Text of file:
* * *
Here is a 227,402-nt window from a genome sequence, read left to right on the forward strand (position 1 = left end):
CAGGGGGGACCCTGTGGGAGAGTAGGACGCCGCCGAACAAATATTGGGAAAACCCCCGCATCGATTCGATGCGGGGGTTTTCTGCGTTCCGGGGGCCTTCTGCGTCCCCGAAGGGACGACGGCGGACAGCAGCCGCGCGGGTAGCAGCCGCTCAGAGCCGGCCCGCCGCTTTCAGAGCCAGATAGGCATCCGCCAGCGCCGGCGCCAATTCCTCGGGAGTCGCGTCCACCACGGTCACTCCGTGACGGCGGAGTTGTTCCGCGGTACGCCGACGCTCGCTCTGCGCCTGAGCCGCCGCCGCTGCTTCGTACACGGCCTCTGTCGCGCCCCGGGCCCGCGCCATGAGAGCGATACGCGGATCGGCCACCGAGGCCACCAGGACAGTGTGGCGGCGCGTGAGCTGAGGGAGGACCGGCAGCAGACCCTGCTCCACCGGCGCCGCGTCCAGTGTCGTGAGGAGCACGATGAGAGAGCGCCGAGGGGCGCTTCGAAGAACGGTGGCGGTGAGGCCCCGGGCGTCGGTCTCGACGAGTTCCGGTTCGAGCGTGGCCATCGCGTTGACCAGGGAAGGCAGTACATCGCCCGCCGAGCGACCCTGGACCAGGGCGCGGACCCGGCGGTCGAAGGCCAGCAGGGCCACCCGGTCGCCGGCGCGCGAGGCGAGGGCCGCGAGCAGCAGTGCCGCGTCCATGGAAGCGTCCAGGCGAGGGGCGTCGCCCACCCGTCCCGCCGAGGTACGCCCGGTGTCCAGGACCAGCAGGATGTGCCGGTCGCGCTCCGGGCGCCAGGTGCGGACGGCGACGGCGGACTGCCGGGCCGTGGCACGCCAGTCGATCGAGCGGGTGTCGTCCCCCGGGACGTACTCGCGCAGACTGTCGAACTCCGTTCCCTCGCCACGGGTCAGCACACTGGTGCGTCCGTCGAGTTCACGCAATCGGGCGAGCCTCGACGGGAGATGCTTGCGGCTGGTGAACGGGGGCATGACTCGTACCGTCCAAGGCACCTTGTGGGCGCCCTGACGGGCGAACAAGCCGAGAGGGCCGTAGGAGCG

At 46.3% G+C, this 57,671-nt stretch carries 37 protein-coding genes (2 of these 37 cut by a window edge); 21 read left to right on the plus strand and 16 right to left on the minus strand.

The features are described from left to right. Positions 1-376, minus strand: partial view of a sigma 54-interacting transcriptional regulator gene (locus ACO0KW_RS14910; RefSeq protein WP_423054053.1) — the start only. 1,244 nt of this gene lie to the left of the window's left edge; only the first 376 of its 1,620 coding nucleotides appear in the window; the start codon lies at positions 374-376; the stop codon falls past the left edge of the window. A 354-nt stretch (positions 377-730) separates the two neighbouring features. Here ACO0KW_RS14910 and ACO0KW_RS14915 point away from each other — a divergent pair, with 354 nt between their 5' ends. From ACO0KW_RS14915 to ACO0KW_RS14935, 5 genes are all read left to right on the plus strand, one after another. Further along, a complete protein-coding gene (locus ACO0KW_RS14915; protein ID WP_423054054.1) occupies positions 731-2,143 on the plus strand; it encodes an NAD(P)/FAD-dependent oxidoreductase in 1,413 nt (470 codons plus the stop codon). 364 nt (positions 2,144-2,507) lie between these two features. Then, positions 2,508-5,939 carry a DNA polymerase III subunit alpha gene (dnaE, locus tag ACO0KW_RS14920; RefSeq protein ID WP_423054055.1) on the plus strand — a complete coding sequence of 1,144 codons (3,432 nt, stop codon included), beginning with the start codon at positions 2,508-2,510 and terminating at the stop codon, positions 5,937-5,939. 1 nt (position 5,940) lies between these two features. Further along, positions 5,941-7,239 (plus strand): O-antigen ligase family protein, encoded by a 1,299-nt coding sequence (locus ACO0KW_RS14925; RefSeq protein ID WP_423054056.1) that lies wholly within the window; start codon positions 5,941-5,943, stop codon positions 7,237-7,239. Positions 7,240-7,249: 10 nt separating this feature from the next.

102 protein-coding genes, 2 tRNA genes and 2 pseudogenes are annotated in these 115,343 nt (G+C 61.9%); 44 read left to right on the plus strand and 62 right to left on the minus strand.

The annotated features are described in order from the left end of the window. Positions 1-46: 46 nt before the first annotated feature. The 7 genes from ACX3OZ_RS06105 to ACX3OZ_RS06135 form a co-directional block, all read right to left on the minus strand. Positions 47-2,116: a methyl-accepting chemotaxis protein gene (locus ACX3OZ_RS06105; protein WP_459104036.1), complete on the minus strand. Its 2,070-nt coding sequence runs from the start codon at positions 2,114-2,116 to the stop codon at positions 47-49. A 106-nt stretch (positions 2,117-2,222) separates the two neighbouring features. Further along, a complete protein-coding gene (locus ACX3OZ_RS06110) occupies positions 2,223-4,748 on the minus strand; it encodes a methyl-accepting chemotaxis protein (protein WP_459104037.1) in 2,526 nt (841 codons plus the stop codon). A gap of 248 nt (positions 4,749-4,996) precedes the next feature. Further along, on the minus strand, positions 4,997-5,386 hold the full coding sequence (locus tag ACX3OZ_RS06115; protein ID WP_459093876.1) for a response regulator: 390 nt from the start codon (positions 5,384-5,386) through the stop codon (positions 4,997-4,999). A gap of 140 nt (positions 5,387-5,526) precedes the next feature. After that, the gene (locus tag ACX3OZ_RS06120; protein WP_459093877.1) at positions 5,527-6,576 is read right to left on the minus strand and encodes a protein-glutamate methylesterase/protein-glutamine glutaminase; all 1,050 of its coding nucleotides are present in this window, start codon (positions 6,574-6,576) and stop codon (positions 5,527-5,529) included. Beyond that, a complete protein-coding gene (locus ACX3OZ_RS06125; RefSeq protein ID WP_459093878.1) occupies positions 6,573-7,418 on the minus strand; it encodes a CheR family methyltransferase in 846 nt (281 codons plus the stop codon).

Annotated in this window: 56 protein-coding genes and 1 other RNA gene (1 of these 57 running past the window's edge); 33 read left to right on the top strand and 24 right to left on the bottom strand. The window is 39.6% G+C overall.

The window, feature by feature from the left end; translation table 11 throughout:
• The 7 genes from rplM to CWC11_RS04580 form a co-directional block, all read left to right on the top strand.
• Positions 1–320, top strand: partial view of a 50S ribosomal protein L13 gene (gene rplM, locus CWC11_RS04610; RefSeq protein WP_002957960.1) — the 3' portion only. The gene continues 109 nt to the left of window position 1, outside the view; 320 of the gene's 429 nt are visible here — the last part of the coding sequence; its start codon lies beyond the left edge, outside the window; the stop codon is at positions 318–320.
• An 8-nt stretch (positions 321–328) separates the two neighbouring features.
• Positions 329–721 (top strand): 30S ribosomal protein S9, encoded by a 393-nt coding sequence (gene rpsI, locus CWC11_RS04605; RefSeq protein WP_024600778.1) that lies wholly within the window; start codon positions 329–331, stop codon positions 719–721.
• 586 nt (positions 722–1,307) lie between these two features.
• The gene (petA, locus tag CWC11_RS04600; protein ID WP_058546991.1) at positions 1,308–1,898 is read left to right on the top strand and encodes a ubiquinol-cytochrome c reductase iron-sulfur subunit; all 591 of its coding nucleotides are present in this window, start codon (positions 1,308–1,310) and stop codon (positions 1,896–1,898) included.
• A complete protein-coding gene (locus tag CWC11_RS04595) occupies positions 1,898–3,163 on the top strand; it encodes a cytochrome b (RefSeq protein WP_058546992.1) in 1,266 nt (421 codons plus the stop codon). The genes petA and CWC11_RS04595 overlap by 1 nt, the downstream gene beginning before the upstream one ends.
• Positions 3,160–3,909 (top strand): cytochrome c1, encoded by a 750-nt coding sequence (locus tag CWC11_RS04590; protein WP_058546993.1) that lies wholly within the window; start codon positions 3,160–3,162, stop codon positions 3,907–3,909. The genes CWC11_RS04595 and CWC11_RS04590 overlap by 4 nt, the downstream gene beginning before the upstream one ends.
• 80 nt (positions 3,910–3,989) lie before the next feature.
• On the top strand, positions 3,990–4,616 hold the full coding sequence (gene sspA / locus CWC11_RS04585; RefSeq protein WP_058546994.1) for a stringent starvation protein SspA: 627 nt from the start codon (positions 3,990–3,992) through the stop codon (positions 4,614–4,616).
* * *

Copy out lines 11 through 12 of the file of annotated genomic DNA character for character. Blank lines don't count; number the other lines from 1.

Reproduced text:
• An 8-nt stretch (positions 321–328) separates the two neighbouring features.
• Positions 329–721 (top strand): 30S ribosomal protein S9, encoded by a 393-nt coding sequence (gene rpsI, locus CWC11_RS04605; RefSeq protein WP_024600778.1) that lies wholly within the window; start codon positions 329–331, stop codon positions 719–721.